Embracing the New Normal: Survey Shows How Employees Are Adjusting to Remote Work

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As the results of a survey of 2,000 US office workers conducted by OnePoll on behalf of Citrix reveal, work certainly has a new look. Beds have become desks, bathrooms serve as conference rooms, kids and pets crash virtual meetings, and video calls capture awkward moments when we think our cameras are off.

The unprecedented blending of work and personal life has created some unwelcome anxieties, but the good news is the majority of us are managing to stay productive and engaged.

Ready or Not, Here It Is

While many organizations were forced into remote work arrangements on short notice, most were not caught totally unprepared. In our survey, 38 percent of workers said their organizations were “completely” ready for remote work, with the technology and infrastructure already in place, while a further 45 percent said their companies were “fairly ready.”

Still, the shift to working from home is not without its tech challenges. Slow broadband and WiFi connections at home are proving to be the biggest issues, cited as obstacles by a third of survey respondents. A third of respondents also said strict security protocols/the lack of a single sign-on made it harder to work from home. Conference calls — especially when organizations use multiple programs to hold their calls — were another major pain point for respondents.

The Home as Office

A functional physical workspace is equally important as having the right technology to work remotely. While some employees are lucky enough to have their own dedicated home offices, many find themselves sharing their workspaces with a whole new kind of coworker.

According to our survey, 64 percent of workers are coexisting with partners, 56 percent with young children, 28 percent with infants under the age of two, and 41 percent with teenagers. Only 5 percent are on their own.

To accommodate the needs and schedules of their new officemates — and to minimize distractions — respondents admitted to taking work calls in unusual places. A third have taken calls in their bedrooms, 29 percent in the bathroom, and 24 percent in the garage, among other places.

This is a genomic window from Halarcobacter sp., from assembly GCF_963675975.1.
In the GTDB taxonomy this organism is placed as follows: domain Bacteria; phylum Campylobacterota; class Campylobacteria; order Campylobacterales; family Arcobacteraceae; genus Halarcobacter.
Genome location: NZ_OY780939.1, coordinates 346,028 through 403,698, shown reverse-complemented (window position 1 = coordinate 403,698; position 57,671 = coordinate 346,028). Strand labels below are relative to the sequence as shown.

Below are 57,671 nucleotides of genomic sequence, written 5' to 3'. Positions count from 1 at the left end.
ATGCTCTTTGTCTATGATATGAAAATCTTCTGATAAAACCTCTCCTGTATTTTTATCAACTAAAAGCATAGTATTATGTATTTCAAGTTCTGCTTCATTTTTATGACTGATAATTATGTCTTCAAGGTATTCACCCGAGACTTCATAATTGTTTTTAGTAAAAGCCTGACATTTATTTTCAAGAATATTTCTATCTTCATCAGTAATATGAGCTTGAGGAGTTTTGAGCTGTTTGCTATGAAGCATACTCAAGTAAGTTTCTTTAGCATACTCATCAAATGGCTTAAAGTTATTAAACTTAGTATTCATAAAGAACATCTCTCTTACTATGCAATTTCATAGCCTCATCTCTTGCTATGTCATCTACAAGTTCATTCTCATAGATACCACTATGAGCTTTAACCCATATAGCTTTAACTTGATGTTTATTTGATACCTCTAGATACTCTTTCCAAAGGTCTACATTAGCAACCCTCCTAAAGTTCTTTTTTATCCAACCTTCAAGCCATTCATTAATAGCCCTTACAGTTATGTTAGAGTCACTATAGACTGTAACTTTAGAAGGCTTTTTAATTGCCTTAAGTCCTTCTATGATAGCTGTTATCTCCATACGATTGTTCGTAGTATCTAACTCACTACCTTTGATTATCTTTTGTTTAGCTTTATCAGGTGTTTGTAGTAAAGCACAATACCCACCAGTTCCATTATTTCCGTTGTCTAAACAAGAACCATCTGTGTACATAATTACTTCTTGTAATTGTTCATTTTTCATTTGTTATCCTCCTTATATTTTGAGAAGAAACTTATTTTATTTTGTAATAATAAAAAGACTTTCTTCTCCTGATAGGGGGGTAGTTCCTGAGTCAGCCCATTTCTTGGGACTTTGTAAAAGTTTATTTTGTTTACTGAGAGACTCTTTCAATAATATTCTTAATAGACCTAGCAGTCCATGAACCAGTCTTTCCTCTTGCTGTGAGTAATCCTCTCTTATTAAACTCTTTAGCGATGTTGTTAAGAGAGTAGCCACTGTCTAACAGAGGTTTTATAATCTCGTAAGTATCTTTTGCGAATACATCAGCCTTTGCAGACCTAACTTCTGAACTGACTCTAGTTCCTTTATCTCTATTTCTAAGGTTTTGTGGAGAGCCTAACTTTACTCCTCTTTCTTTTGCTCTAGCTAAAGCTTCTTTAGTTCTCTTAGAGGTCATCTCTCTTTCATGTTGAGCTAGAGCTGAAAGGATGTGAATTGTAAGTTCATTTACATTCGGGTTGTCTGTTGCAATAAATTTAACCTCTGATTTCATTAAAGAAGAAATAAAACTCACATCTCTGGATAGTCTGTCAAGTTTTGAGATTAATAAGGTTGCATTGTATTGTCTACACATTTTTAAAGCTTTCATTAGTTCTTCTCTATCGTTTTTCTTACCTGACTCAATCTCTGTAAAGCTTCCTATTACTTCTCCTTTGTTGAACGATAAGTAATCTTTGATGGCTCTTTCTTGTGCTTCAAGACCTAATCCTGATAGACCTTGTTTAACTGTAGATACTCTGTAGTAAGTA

Smile, You’re on Candid Camera!

Adapting to remote-work technology and etiquette has led to some funny and awkward outcomes. Our survey found that 29 percent of workers say their pets or children have made unexpected appearances on work video calls. Additionally, 44 percent of workers have signed in to video meetings without realizing their cameras were on, only to be caught doing household chores (44 percent), cooking (40 percent), in the bathroom (41 percent), or working out (38 percent), among other things. Others have forgotten to hit the mute button before making “awkward” noises (41 percent), talking about someone on the call (37 percent), or talking to someone else in the room with them (28 percent).

New Daily Routines

Now that our commutes have been reduced from hours to seconds, many of us are learning to adjust our daily routines accordingly. While the survey found that 24 percent of workers are getting up at the same time as they did when commuting to an office, a quarter are sleeping in a little more, and 22 percent are hitting the snooze button until the last possible moment.

Personal morning routines have also changed, with just 34 percent of respondents continuing to shower every day and only 26 percent styling their hair or applying makeup prior to going online. A quarter admit to wearing sweatpants or pajamas while working, and 24 percent are donning workout clothes. Read more here…

Via: Recruiter.com – Daily Articles and News

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